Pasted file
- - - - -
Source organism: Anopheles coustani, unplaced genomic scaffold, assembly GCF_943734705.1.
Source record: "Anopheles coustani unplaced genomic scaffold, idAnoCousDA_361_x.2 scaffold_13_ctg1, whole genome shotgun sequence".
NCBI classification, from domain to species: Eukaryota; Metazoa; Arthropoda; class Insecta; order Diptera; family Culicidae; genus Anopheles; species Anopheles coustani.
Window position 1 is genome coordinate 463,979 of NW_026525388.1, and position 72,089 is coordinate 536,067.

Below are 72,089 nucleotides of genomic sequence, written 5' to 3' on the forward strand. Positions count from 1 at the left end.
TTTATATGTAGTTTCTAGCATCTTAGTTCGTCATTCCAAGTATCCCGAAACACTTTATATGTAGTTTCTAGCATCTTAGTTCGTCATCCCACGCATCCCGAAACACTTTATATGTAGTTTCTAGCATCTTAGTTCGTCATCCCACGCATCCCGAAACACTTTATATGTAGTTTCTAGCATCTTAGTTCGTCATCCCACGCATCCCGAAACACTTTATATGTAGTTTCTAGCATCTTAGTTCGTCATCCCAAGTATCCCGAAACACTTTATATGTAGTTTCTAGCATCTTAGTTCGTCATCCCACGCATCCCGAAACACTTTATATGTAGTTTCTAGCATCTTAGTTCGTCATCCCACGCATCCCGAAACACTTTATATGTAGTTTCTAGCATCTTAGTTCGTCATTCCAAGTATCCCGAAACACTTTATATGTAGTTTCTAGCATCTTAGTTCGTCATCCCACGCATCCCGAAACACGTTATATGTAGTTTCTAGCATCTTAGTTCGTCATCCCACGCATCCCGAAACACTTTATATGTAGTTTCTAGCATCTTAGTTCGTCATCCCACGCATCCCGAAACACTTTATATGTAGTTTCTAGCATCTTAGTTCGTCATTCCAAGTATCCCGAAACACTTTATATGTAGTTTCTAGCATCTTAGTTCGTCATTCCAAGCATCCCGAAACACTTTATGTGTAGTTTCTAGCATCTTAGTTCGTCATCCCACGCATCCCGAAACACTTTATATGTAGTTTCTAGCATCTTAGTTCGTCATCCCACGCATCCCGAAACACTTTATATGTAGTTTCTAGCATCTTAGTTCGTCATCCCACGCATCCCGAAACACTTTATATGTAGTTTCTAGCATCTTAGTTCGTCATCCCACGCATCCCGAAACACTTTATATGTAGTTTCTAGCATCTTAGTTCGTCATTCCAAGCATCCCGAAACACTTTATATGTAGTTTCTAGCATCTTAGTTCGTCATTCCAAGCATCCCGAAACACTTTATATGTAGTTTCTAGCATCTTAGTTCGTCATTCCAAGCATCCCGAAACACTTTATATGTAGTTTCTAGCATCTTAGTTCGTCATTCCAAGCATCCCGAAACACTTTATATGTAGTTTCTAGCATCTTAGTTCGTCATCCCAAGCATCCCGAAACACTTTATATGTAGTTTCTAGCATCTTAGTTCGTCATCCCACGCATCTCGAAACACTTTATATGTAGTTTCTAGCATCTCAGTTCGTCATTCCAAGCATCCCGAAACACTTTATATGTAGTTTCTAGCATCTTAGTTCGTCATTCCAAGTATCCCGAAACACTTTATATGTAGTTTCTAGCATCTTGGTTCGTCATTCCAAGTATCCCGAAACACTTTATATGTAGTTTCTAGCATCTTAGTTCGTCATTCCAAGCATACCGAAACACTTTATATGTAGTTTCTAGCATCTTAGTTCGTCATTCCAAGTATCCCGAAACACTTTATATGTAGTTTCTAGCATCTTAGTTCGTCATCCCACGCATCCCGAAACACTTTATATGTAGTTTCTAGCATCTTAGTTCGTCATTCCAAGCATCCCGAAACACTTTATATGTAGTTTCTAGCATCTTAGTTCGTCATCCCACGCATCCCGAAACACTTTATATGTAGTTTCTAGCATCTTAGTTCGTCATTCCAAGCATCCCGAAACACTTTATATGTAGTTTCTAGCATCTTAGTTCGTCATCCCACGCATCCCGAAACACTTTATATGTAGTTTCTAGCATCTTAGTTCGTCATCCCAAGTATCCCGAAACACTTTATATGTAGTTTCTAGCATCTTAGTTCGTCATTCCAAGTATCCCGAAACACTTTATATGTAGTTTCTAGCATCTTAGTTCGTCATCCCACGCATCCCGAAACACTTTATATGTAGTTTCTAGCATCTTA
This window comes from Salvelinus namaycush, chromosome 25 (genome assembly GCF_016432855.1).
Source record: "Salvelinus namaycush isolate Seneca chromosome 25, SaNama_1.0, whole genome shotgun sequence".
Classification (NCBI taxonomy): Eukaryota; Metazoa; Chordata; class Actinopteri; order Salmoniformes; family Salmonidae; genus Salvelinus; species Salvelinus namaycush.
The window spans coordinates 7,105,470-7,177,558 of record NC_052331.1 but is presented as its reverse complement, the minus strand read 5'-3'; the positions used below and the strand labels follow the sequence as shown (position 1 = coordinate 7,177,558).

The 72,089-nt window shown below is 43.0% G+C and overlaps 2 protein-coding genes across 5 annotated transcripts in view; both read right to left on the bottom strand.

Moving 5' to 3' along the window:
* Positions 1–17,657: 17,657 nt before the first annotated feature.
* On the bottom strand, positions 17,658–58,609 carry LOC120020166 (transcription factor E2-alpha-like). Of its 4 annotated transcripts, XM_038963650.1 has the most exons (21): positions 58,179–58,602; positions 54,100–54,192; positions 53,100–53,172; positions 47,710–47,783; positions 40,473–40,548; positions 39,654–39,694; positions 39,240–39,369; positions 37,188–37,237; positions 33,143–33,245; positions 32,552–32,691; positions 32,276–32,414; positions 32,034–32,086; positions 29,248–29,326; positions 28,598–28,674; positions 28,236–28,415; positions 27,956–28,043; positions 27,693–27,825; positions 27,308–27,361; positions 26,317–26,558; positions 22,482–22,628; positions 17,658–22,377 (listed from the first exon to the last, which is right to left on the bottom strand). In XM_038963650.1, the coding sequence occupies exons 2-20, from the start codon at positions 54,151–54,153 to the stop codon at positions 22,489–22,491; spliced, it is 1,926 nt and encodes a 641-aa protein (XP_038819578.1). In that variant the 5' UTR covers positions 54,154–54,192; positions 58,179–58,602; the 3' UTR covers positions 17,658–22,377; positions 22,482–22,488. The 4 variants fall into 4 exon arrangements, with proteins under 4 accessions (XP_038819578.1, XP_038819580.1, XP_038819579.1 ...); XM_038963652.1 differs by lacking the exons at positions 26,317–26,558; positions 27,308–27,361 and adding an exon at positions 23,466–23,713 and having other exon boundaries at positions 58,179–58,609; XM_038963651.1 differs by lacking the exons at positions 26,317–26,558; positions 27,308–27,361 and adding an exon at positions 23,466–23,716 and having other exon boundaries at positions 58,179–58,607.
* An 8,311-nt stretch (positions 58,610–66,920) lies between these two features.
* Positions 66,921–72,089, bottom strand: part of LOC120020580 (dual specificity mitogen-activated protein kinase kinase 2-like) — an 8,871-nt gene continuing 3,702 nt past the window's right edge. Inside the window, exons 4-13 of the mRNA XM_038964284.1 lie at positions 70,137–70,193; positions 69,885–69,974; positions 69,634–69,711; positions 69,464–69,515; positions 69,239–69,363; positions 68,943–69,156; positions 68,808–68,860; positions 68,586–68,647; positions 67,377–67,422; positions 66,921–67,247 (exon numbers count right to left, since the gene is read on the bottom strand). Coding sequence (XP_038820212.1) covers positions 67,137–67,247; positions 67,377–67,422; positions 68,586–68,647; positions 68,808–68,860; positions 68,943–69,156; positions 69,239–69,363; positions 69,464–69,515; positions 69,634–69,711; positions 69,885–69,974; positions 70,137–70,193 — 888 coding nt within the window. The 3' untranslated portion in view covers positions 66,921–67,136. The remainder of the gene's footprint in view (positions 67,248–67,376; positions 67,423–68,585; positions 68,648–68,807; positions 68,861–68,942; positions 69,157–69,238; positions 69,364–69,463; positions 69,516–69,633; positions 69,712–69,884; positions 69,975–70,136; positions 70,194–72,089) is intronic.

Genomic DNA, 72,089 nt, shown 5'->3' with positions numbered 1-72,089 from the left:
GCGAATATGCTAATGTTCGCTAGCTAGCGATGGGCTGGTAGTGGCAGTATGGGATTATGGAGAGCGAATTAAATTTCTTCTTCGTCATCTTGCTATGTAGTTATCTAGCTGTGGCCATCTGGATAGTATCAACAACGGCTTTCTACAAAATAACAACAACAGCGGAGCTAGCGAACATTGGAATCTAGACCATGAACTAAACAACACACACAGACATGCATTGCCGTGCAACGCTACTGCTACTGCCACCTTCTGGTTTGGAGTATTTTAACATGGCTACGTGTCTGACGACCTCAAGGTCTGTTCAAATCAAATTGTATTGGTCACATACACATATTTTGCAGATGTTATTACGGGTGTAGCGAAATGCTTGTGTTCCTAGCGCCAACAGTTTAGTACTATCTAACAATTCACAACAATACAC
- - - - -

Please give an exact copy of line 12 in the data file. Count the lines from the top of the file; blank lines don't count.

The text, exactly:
Moving 5' to 3' along the window: